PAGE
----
On one of our many walks, I heard a rattling coming from the trees above us. I looked up and saw the foliage moving in a strange choreography: there was a monkey jumping around the branches as if playing in a funfair. The monkey was not alone – he was followed by at least twenty others, including babies clinging onto their mothers’ backs. They stopped for a while and stared at us with curiosity. Then, just as quickly as they had appeared, they disappeared back into the timeless forest.

Mico2Photo by P&C pictures

The city that stood in our – and the monkeys’ – background spread out along the coast beneath us resembling one of the forest’s butterflies’ enormous pair of wings. From our vantage point, we could see the huge Guanabara Bay opening out to the Atlantic ocean. On the opposite shore was Niterói, an important city in its own right, and behind it there was a never ending sea of hills and beaches. To the north was the Ilha do Governador (Governor’s Island), the location of the airport; my parents’ introduction to Brazil.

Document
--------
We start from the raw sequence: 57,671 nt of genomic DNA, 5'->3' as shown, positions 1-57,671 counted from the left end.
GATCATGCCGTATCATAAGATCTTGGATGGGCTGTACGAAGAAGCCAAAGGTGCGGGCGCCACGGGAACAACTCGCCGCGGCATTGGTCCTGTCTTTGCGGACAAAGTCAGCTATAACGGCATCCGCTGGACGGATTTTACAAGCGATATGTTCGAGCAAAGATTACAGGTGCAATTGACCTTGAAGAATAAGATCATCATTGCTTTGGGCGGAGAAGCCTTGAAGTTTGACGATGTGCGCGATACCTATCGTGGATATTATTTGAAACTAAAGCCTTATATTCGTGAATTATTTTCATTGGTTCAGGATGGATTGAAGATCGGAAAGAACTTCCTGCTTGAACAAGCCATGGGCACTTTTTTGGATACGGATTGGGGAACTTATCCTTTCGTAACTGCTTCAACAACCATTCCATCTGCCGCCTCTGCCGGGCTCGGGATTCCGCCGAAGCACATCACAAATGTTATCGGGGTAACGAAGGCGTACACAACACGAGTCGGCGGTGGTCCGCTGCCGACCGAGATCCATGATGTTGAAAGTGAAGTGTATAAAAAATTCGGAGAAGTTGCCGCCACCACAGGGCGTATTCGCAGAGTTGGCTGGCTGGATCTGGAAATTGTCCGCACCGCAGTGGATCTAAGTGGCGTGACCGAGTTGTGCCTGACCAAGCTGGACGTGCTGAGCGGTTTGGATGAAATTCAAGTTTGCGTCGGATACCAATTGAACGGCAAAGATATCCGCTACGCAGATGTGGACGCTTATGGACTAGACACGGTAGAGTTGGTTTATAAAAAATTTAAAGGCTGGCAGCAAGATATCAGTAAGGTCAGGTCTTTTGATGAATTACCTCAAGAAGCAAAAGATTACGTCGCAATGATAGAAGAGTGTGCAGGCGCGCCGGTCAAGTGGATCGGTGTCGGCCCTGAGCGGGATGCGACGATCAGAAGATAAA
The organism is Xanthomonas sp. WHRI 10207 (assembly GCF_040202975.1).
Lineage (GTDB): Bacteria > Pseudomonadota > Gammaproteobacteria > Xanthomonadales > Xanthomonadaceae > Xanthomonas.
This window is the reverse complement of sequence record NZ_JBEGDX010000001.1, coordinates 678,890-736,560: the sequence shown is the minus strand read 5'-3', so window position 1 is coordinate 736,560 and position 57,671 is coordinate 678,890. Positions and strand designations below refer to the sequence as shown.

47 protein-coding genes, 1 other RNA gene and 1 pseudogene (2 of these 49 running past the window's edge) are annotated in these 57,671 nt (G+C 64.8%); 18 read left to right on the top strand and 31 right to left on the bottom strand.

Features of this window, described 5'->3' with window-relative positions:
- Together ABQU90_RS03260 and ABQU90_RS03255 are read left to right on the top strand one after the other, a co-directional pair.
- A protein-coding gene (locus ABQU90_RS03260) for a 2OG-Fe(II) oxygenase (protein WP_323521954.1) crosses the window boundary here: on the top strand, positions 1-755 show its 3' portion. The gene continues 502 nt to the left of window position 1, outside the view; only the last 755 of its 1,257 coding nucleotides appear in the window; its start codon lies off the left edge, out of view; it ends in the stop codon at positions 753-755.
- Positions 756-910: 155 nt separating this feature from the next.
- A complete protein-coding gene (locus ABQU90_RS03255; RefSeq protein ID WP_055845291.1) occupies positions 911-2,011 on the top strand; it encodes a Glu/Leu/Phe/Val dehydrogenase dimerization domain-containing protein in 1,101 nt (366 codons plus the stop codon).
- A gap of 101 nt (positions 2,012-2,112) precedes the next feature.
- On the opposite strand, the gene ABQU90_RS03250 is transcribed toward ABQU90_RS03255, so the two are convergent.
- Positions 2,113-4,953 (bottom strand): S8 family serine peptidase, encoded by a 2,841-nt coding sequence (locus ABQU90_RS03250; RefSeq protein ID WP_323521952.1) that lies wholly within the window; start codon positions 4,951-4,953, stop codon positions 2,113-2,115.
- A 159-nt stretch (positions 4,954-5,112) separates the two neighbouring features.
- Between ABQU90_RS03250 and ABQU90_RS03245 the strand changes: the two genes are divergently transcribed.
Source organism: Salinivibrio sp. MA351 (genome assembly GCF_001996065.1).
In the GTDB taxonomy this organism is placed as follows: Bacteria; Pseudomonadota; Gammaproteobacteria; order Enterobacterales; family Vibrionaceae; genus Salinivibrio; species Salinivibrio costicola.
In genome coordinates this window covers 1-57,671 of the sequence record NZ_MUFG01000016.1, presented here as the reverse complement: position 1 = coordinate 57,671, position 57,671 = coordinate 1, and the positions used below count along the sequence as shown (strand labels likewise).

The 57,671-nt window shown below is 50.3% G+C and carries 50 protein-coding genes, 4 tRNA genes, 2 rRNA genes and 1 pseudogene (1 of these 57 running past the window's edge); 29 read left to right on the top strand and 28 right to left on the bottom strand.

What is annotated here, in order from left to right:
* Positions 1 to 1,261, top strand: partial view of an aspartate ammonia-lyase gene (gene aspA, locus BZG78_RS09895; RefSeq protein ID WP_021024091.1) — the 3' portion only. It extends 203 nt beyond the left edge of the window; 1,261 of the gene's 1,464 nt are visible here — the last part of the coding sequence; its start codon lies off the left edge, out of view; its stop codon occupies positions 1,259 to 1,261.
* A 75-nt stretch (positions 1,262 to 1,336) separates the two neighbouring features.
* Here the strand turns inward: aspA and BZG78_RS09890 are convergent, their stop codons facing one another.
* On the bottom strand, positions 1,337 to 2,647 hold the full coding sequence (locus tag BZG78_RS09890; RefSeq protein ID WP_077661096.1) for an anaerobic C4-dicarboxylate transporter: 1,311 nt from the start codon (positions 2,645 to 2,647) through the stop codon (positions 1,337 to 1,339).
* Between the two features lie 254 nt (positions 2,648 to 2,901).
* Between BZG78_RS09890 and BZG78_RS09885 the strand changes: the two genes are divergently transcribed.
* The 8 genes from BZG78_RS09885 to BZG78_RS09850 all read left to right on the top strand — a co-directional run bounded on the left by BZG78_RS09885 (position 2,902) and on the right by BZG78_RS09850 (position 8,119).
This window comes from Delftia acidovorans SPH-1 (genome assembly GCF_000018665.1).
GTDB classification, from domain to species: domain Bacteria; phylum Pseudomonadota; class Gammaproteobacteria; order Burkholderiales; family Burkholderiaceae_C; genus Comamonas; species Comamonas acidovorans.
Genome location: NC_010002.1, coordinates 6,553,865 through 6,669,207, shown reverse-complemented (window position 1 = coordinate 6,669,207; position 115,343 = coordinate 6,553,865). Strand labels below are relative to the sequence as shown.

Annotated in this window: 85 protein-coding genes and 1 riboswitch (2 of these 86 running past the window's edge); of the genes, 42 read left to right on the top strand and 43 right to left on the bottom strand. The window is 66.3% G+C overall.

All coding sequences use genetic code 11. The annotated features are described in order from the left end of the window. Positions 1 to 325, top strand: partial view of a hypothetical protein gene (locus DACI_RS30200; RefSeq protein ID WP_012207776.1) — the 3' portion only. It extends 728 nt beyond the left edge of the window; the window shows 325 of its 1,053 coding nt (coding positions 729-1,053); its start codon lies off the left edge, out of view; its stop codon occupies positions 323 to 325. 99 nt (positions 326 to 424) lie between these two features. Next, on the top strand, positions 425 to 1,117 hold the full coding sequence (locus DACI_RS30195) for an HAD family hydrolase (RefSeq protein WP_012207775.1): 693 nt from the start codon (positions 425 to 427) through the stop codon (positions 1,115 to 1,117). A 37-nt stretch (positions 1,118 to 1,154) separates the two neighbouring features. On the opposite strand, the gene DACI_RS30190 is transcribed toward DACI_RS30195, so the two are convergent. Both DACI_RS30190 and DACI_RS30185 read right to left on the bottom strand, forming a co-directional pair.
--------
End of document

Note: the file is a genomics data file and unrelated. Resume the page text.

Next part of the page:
On our side of the Bay was the ocean-facing Zona Sul with its picture-postcard places: Copacabana and Ipanema beaches, and the Sugar Loaf Mountain. Following the coast we could see the – then deserted – beaches of São Conrado and Barra da Tijuca which were only visible from the highest points in the forest. Closer to us stood the church spires and office buildings in the city centre and the seemingly endless sprawl of industrial buildings, low-rise housing of the Zona Norte. This was where the poor and the lower middle class lived and in our snobbishness, we considered those two thirds of the city as being on the “wrong side” of the forest, somewhere unworthy of our attention. The only recognizable feature there was the Maracanã Stadium: the supreme temple of Brazilian football.